On Reparations for Slavery:
On 2-22-2002 Bill Boushka wrote on queerlaw:
> Did everyone see the big
USA Today story Thursday on the idea of slavery
> reparations and the possibility of litigation against many companies (ranging
> from insurers to railroads) whose wealth (or of companies that they acquired)
> is "tainted" by having at one time been based on slavery?
> It would surprise me if legally such "retroactive torts" make legal sense
> (for activities that were not illegal when they were committed, however
> reprehensible by today's standards).
Michael T. McLoughlin (University of Michigan) writes back:
Actually, this idea has been around for quite a few years - it's just now starting to get coverage in the mainstream press. (NPR and affiliated stations, for example, have run several stories over the past few years.)
As with the internment of Japanese-Americans during World War II, the pursuit of reparations re slavery is a legislative battle, not a court battle. It simply would not be possible to pursue damages in tort at this
juncture, because the statutes of limitation will have *long* since run by now.
The problem is the size and nature of the legacy. Japanese-Americans were not simply interned, but they were stripped of real and personal property; they lost their businesses; when they were released and
allowed to go home, there was no home to go to - their "friends" had bought them at auction.
Well, it's easy to compensate *that* - once it's accepted that there should be compensation.
Conversely, the West African slaves who were transported to the U.S. were already slaves *in* West Africa. They were usually people from this or that village or tribe who had been conquered and enslaved by another group of West Africans; and were then sold to ship captains, most commonly from England (but also from France), who took them to the South America, and to mainland and insular (esp. the Caribbean) North America - where, in this country, they and their descendants lived as slaves from 1619 to 1863.
Where does the chain of discrimination begin and end? How does one compensate for the thousands of years slavery was considered perfectly acceptable (and still *is* in parts of the world, including parts of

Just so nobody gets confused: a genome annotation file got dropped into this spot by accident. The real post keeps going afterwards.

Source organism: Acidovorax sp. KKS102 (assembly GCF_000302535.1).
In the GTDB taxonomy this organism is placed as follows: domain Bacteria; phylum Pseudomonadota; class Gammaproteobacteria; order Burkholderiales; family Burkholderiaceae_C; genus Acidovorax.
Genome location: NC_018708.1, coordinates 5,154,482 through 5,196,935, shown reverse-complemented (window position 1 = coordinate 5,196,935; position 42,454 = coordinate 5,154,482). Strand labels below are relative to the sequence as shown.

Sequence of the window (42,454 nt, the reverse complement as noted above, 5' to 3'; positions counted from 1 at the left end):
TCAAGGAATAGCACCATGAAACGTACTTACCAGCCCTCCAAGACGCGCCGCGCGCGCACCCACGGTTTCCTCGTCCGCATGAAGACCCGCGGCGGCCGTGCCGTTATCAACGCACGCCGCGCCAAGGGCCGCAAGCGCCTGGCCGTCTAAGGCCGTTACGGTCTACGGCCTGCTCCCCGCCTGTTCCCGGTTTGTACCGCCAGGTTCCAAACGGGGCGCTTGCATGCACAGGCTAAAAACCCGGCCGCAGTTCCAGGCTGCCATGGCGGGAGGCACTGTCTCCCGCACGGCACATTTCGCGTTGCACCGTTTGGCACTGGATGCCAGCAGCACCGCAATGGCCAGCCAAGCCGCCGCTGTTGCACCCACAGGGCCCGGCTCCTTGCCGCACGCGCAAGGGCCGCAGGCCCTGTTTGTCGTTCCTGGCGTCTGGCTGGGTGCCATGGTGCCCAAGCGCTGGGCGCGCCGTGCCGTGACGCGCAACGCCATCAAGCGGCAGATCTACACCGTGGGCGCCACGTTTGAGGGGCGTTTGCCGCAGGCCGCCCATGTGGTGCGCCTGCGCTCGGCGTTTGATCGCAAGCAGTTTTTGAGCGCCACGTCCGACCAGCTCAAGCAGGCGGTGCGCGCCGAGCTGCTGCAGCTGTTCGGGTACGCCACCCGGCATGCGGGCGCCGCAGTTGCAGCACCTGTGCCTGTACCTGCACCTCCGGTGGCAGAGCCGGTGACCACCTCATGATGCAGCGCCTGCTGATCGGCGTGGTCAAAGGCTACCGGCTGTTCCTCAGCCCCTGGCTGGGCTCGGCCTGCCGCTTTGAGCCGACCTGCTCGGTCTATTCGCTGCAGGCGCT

Africa - like the Sudan)? It can't be done. What can be done - and must be done - is do-able step by step. In the United States, the first step was passage of the 13th, 14th and 15th Amendments to the U.S. Constitution. We're still dealing in the second step, which got started after World War II (the civil rights movement).
In a sense, the call for reparations (which has been around for a long time) has picked up where it left off. A decade or so after the Civil Rights Amendments were ratified in the 19th century, a tacit
agreement arose within the southern states (Jim Crow) that circumvented them. African-Americans were not legally slaves, but they were still treated as slaves in law until Truman's executive order, *Brown v. Board of Education,* etc. So, it helps to understand the call for reparations if one thinks of it in terms of a renewed call after a century of hiatus in the integration of African-Americans into the American mainstream.
That said, it probably can't be done on an individual level, like the reparations paid to Japanese-Americans. By the time you figure out a figure and agree on a rate of interest, when you divvy the money up between all of the descendants of slaves in the U.S., you won't be handing out more than a few dollars per person (because you would have to start with what would have been a proper dollar figure for reparations in 1863 -- which wouldn't be much, even with 100 years of interest added in).
What *can* be done, of course, are educational and training programs, small business development schemes, and the like. That's something that could actually work, and actually makes sense in terms of
how the American economy operates.
There *is* Affirmative Action - but the only people who have actually benefited from Affirmative Action have been white women. "Affirmative Act." has been a great tool for getting white women into jobs formerly "reserved" to white men. It has not, however, made it any easier for white *men* to get jobs historically reserved for white *women* - such as clerical/secretarial positions, nursing, and so on. It's still very difficult for male nurses to get jobs in most parts of the country, if there are qualified women available for the job. And most elementary school teachers are still women (it's one of the reasons they're so poorly
paid - because it's "women's work"), though they have been reasonably proactive in recruiting men for K-6 elementary school positions.
ÓCopyright 2002 by Michael T. McLoughlin, reprinted with permission